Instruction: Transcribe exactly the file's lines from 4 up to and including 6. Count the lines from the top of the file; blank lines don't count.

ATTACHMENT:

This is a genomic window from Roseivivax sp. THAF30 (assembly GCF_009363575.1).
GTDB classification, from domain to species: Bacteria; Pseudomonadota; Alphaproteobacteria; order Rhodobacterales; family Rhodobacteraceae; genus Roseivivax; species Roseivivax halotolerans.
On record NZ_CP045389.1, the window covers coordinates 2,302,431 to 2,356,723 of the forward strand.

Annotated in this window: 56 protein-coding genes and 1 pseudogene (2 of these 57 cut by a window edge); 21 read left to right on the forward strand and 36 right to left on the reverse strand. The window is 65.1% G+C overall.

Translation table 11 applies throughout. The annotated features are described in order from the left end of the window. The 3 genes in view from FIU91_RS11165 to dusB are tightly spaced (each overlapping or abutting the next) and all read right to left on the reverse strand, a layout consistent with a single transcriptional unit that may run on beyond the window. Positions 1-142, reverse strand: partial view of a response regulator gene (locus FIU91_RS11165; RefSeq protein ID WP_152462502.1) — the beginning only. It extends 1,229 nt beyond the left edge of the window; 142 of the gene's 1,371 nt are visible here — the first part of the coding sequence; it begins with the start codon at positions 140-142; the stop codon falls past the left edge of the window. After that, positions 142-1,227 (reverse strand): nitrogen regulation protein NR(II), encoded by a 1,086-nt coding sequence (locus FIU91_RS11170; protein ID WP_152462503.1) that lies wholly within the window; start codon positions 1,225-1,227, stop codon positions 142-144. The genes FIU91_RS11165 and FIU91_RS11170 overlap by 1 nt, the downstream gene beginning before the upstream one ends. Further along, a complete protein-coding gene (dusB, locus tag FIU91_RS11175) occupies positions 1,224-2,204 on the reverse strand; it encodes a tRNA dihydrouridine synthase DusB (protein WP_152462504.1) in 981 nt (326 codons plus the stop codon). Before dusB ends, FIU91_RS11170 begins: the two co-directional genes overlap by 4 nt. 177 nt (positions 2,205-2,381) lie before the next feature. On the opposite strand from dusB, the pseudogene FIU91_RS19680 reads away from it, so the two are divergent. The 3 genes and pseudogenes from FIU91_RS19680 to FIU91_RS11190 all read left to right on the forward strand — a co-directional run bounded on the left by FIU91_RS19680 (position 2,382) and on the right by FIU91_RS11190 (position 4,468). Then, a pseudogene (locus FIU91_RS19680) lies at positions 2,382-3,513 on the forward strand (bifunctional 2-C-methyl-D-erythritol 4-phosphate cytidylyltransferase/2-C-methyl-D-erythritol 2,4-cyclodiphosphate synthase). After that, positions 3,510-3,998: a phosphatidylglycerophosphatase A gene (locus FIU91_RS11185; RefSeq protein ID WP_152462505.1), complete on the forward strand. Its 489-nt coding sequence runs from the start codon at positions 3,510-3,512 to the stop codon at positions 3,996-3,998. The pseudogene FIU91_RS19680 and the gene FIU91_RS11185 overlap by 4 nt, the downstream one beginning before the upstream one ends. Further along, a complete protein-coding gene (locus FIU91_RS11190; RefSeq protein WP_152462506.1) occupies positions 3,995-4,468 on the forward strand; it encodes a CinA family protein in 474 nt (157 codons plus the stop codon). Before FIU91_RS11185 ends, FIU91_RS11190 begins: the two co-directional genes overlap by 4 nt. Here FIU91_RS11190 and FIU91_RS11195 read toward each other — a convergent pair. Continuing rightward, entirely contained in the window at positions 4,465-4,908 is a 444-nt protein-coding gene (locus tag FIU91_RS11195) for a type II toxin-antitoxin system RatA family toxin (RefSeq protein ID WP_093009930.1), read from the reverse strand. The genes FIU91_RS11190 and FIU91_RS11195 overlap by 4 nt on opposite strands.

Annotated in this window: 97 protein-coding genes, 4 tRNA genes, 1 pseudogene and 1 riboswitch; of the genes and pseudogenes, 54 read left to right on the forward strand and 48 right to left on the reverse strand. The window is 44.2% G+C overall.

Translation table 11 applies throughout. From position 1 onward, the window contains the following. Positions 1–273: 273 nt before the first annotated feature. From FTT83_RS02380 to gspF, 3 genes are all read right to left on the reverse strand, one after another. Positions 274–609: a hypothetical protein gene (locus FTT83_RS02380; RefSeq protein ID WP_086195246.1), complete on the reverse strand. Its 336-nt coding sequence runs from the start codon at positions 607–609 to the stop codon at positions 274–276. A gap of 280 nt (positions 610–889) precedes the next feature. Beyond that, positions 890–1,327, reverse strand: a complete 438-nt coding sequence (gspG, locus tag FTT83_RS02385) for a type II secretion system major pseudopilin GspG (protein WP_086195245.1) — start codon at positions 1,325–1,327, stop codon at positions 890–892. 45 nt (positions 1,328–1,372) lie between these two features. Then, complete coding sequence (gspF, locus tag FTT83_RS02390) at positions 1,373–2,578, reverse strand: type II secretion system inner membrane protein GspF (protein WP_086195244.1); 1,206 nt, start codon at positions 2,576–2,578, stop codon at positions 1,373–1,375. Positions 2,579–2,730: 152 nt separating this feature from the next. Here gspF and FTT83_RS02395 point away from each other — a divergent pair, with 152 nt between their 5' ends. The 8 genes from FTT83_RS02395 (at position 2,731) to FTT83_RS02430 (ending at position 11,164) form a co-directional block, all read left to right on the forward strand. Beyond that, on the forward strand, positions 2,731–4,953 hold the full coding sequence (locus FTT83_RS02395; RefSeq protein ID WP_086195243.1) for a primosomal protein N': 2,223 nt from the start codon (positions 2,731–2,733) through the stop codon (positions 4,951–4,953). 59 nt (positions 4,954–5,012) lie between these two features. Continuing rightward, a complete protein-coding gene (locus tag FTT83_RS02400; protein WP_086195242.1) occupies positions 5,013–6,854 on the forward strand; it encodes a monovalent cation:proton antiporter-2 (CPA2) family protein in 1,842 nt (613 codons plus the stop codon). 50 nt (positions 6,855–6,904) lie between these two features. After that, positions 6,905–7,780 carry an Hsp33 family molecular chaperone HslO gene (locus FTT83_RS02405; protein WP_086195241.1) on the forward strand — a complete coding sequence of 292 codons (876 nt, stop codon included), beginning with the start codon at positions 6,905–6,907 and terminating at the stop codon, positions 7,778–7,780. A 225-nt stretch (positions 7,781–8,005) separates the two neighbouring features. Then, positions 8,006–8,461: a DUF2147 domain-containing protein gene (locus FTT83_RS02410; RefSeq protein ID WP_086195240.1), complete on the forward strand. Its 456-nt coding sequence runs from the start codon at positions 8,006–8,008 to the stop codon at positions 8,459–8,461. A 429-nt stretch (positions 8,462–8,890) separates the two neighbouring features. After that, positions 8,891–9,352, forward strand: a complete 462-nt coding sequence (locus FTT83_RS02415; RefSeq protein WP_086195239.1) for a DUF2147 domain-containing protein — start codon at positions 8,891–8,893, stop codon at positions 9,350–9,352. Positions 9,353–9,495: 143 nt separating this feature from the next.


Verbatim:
Annotated in this window: 56 protein-coding genes and 1 pseudogene (2 of these 57 cut by a window edge); 21 read left to right on the forward strand and 36 right to left on the reverse strand. The window is 65.1% G+C overall.

Translation table 11 applies throughout. The annotated features are described in order from the left end of the window. The 3 genes in view from FIU91_RS11165 to dusB are tightly spaced (each overlapping or abutting the next) and all read right to left on the reverse strand, a layout consistent with a single transcriptional unit that may run on beyond the window. Positions 1-142, reverse strand: partial view of a response regulator gene (locus FIU91_RS11165; RefSeq protein ID WP_152462502.1) — the beginning only. It extends 1,229 nt beyond the left edge of the window; 142 of the gene's 1,371 nt are visible here — the first part of the coding sequence; it begins with the start codon at positions 140-142; the stop codon falls past the left edge of the window. After that, positions 142-1,227 (reverse strand): nitrogen regulation protein NR(II), encoded by a 1,086-nt coding sequence (locus FIU91_RS11170; protein ID WP_152462503.1) that lies wholly within the window; start codon positions 1,225-1,227, stop codon positions 142-144. The genes FIU91_RS11165 and FIU91_RS11170 overlap by 1 nt, the downstream gene beginning before the upstream one ends. Further along, a complete protein-coding gene (dusB, locus tag FIU91_RS11175) occupies positions 1,224-2,204 on the reverse strand; it encodes a tRNA dihydrouridine synthase DusB (protein WP_152462504.1) in 981 nt (326 codons plus the stop codon). Before dusB ends, FIU91_RS11170 begins: the two co-directional genes overlap by 4 nt. 177 nt (positions 2,205-2,381) lie before the next feature. On the opposite strand from dusB, the pseudogene FIU91_RS19680 reads away from it, so the two are divergent. The 3 genes and pseudogenes from FIU91_RS19680 to FIU91_RS11190 all read left to right on the forward strand — a co-directional run bounded on the left by FIU91_RS19680 (position 2,382) and on the right by FIU91_RS11190 (position 4,468). Then, a pseudogene (locus FIU91_RS19680) lies at positions 2,382-3,513 on the forward strand (bifunctional 2-C-methyl-D-erythritol 4-phosphate cytidylyltransferase/2-C-methyl-D-erythritol 2,4-cyclodiphosphate synthase). After that, positions 3,510-3,998: a phosphatidylglycerophosphatase A gene (locus FIU91_RS11185; RefSeq protein ID WP_152462505.1), complete on the forward strand. Its 489-nt coding sequence runs from the start codon at positions 3,510-3,512 to the stop codon at positions 3,996-3,998. The pseudogene FIU91_RS19680 and the gene FIU91_RS11185 overlap by 4 nt, the downstream one beginning before the upstream one ends. Further along, a complete protein-coding gene (locus FIU91_RS11190; RefSeq protein WP_152462506.1) occupies positions 3,995-4,468 on the forward strand; it encodes a CinA family protein in 474 nt (157 codons plus the stop codon). Before FIU91_RS11185 ends, FIU91_RS11190 begins: the two co-directional genes overlap by 4 nt. Here FIU91_RS11190 and FIU91_RS11195 read toward each other — a convergent pair. Continuing rightward, entirely contained in the window at positions 4,465-4,908 is a 444-nt protein-coding gene (locus tag FIU91_RS11195) for a type II toxin-antitoxin system RatA family toxin (RefSeq protein ID WP_093009930.1), read from the reverse strand. The genes FIU91_RS11190 and FIU91_RS11195 overlap by 4 nt on opposite strands.

Annotated in this window: 97 protein-coding genes, 4 tRNA genes, 1 pseudogene and 1 riboswitch; of the genes and pseudogenes, 54 read left to right on the forward strand and 48 right to left on the reverse strand. The window is 44.2% G+C overall.